Screened porches and glass enclosures are popular, as well, though are best for areas where bugs are a problem as they don’t feel quite as outdoorsy as open porches.

Breyer notes that this trend is also driving increasing demand for outdoor ceiling fans.

Lighting is a must have to ensure usability and safety after dark. “A lot of times, homeowners are using their decks in the evening because they work all day,” Tailor says. “The right lighting and ambiance makes a huge difference.”

Look for subtle, not glaring/spotlight, options, such as embedded stairway and railing lights alongside unique lanterns and sconces that carry a style theme.

Fireplaces and fire pits are one of the most popular add-ons for backyards right now, creating an ambiance of their own, a natural gathering place and warmth in cooler months. Fireplaces are grand but are much pricier due to the large amount of material required. Firepits tend to be more practical for most homeowners and also offer a better seating arrangement as visitors can encircle the full pit in conversation.

The most beautiful outdoor spaces cohesively connect decks and patios into the grass and landscaping. Deck builders and remodelers should work with a landscape expert from the beginning to ensure the landscaping is as much a part of the overall plan as the deck planks and the grill.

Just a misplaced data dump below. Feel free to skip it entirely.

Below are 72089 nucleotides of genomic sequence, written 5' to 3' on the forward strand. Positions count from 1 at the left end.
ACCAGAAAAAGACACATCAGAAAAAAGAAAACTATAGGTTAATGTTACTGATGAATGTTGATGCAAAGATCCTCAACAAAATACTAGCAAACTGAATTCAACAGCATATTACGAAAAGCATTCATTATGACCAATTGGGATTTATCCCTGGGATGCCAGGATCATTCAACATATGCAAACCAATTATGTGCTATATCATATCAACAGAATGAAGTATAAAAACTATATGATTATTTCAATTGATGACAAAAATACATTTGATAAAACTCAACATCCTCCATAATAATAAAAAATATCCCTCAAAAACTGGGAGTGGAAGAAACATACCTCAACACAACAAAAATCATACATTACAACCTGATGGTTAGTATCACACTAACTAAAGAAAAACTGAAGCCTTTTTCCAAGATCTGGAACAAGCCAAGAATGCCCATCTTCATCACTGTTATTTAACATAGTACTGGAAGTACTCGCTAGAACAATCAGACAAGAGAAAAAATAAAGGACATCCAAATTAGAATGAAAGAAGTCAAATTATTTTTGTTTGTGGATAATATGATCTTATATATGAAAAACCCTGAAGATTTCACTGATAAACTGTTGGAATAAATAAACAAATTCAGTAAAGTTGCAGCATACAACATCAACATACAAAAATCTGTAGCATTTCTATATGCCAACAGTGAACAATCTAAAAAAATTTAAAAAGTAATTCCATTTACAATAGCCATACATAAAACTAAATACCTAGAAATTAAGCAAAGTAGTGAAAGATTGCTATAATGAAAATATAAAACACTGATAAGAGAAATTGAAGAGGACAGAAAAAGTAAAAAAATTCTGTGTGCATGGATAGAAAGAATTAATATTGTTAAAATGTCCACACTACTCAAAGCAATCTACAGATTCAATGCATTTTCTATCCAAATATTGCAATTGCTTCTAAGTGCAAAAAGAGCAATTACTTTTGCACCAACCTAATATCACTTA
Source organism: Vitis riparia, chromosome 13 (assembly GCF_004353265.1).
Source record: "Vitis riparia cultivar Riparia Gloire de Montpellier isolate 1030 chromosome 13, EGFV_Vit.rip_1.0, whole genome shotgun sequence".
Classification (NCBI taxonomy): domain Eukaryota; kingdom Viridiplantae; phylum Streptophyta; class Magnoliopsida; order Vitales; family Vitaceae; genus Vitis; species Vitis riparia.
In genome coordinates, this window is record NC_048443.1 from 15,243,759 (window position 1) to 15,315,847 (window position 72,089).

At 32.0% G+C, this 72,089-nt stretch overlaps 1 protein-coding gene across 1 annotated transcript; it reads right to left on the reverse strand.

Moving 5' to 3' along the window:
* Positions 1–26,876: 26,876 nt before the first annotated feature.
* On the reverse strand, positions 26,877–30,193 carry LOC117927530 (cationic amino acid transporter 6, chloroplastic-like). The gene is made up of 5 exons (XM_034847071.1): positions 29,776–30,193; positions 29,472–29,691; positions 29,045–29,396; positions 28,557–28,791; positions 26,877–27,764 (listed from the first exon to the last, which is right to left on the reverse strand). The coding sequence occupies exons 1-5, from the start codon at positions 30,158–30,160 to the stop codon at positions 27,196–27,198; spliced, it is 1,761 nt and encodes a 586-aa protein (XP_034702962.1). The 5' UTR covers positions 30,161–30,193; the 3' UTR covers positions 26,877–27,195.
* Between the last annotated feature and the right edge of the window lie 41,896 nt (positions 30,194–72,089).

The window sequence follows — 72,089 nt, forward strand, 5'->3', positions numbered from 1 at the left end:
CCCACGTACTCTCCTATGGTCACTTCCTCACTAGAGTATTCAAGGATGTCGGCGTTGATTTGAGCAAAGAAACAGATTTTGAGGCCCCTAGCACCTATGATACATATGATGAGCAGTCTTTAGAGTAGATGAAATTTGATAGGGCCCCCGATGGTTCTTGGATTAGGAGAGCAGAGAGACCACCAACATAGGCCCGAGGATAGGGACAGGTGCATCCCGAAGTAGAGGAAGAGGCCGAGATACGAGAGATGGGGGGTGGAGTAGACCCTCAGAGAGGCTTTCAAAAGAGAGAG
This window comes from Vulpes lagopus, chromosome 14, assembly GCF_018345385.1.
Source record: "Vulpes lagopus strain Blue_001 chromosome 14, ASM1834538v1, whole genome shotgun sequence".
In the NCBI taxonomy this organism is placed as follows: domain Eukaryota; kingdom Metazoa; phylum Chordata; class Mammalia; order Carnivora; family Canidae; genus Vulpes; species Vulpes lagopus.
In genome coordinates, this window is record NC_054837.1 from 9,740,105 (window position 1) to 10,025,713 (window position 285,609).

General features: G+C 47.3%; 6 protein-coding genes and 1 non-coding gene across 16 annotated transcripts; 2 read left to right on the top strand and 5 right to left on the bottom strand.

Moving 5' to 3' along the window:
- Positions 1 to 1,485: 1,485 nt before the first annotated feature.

The extent of the “outdoor kitchen” really depends on a homeowner’s budget. While full-on kitchens with exterior-grade appliances and plumbing are becoming increasingly popular, often a nice grill is enough for most budgets. To make the area feel special, provide clear delineation of the space and consider a built-in barbecue as a more upscale option. Extras such as a countertop or prep area and storage for cooking tools also can add a more authentic kitchen vibe. Consider what’s underfoot, as well: install a grill mat or even a different material under the grill to protect the wood or composite material from splatter.

Once an afterthought, more and more builders are treating the area under the deck with as much care and flair as the top. Under-deck ceiling options capture rainwater to protect the area from weather, creating an inviting, protected space perfect for additional seating and a great fair-weather option for decks without covered areas.

At bare minimum, pros shouldn’t completely ignore the underside. Cover it over with latticework or at least ensure it’s well manicured. Unfinished treated wood or concrete footings can steal ambiance away from the rest of the backyard oasis.

LBM dealers can help support deck builders in creating an outdoor escape by stocking the right mix of products. Rather than carrying just a few products across a multitude of brands, consider having broader stock of similar brands and materials. For instance, Tailor notes that wood decking is often stocked in 12- and 16-foot lengths, but not 18s and 20s, which can lead to less efficient installation and more waste.

In addition, many manufacturers offer software or online tools that allow homeowners to see what their decks will look like, making it easier to select colors and accessories—and also to determine if they’re going overboard with their wish list. Tamko, for example, offers the Decking Styles app.

To see how leading deck builders are creating the outdoor oasis, check out the North American Deck and Railing Association’s recent Deck Award winners here.